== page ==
Skip Navigation

ORAU, NOAA climate experts begin research in airborne laboratory

Three-year journey to the Arctic realized with help of NSF grant

Flux Observations of Carbon from an Airborne Laboratory, FOCAL system, DA-42 Centaur diesel twin-engine airplane, NOAA-ATDD Best Aircraft Turbulence

The Flux Observations of Carbon from an Airborne Laboratory, or FOCAL system, on the DA-42 Centaur diesel twin-engine airplane measures emissions of carbon dioxide and methane over the Arctic tundra. The NOAA-ATDD Best Aircraft Turbulence probe extends from the nose of the plane.

ORAU climate scientists are providing fundamental support to a multi-year effort to measure the distribution of emissions of carbon dioxide and methane, both greenhouse gases, across the Arctic Tundra. The ORAU scientists work closely with NOAA’s Atmospheric Turbulence and Diffusion Division (ATDD) and are experts in airborne measurement of turbulence. Harvard University, NOAA, and Aurora Flight Sciences, Inc., have collaborated to develop and deploy the FOCAL—or Flux Observations of Carbon from an Airborne Laboratory, which is a newly instrumented DA-42 Centaur Aircraft—to Prudhoe Bay, Alaska.

ATDD’s journey to the Arctic is just the latest in a series of steps the team has taken to help figure out what will happen if the region’s icecaps continue to melt and release large amounts of carbon dioxide and methane. NOAA-ATDD developed the Best Aircraft Turbulence (BAT) probe and combined it with gas analyzers developed at Harvard University to create the new FOCAL system, short for Flux Observations of Carbon from an Airborne Laboratory. The BAT probe, which is positioned ahead of the plane’s nose, measures turbulence while Harvard’s gas analyzers simultaneously measure concentrations of carbon dioxide and methane.

Over the course of 15 flights on 10 separate days in August 2013, the aircraft flew at low altitudes—10-30 meters above ground—along with an occasional climb to 1,600 meters to measure the vertical structure of wind, temperature, and greenhouse gases. Flight plans were designed to look for “hot spots” of methane that might be emitted from beneath lakes and the Arctic Ocean, as well as to make comparisons with instruments also measuring methane and carbon dioxide that were based on the ground below the flight path of the aircraft. Flight plans were also designed to compare the aircraft’s measurements with similar measurements made by the Naval Research Laboratory (NRL) at points on the ground and over the ocean.

While it is too early for scientific conclusions, data sets collected so far have confirmed that the modified plane and its unique sensors can indeed fly to the places and collect the data necessary for answering questions about current and future greenhouse gas emissions. For example, Arctic scientists report strong methane emissions from tundra ponds, although the overall significance of these emissions is not yet established. The FOCAL system deployed to Alaska can help determine from where the carbon gases are rising.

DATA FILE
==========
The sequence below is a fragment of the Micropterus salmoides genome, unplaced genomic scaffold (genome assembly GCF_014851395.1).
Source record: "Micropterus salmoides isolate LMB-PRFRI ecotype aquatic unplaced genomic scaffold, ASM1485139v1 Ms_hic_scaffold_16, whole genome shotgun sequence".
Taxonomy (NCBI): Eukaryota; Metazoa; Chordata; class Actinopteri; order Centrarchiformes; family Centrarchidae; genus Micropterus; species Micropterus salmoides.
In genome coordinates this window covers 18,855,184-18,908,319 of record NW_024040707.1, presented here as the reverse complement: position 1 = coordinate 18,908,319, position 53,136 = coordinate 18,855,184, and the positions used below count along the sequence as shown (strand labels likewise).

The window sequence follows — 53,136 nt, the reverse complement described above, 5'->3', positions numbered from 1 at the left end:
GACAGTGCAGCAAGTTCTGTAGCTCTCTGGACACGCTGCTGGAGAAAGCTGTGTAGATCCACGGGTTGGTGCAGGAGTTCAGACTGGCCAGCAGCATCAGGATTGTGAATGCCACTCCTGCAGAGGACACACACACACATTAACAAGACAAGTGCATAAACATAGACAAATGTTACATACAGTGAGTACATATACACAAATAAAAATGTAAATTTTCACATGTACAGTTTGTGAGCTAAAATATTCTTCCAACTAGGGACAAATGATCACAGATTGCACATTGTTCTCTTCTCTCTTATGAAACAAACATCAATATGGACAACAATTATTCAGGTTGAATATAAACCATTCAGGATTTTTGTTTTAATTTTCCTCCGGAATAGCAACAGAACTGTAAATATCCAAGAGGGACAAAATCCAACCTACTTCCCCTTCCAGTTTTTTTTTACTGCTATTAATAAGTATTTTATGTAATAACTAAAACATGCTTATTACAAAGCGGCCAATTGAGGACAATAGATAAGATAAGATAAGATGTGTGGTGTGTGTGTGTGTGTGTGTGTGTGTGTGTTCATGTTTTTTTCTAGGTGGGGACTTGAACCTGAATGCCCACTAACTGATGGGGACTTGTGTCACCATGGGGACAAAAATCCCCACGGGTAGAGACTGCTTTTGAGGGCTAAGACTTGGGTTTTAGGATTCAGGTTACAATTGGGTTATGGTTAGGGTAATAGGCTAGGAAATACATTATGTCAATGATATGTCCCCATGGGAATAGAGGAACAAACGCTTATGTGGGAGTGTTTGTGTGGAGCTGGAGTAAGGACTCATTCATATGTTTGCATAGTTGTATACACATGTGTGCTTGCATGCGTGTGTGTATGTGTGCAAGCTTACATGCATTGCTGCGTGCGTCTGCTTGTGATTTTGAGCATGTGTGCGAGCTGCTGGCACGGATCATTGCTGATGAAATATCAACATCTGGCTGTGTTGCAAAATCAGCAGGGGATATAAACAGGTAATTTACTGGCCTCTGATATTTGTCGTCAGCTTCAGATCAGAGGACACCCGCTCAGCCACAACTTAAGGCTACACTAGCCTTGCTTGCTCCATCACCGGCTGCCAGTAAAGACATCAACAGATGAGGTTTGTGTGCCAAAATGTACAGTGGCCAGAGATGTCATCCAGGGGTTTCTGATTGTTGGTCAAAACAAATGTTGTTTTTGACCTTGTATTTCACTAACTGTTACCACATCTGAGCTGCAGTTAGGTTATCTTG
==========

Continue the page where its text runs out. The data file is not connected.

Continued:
The journey to Prudhoe Bay, Alaska

Getting the instrumented DA-42 Centaur twin, diesel-engine airplane to Alaska has been a complex process. The BAT probe was first tested and calibrated in 2010 at Massachusetts Institute of Technology’s Wright Brothers Wind Tunnel. The controlled environment enabled detailed measurement of the error-correction factors. Furthermore, the results provided a deeper understanding of how the equipment operated allowing the team to move on to the question of how to develop the error correction factor to be precise, yet generic enough to be more widely used by other researchers with similar turbulence probes.

In January 2012, ATDD presented the results of the wind tunnel tests at the American Meteorological Society’s (AMS) annual meeting, which focused on how a technology-driven revolution has impacted the field of atmospheric research. In February 2013, the results appeared in the AMS’s prestigious Journal of Atmospheric and Oceanic Technology. Following the AMS annual meeting, the Harvard/Aurora/ATDD-NOAA team received a $770,000 grant from the National Science Foundation to leave the wind tunnel behind and start testing the FOCAL system in a real environment. In early 2013, the modified plane was tested in flight over Wallops Island, Va., and later approved by the Federal Aviation Administration as an experimental aircraft, ultimately clearing the way for team’s deployment to Alaska.

Read more success stories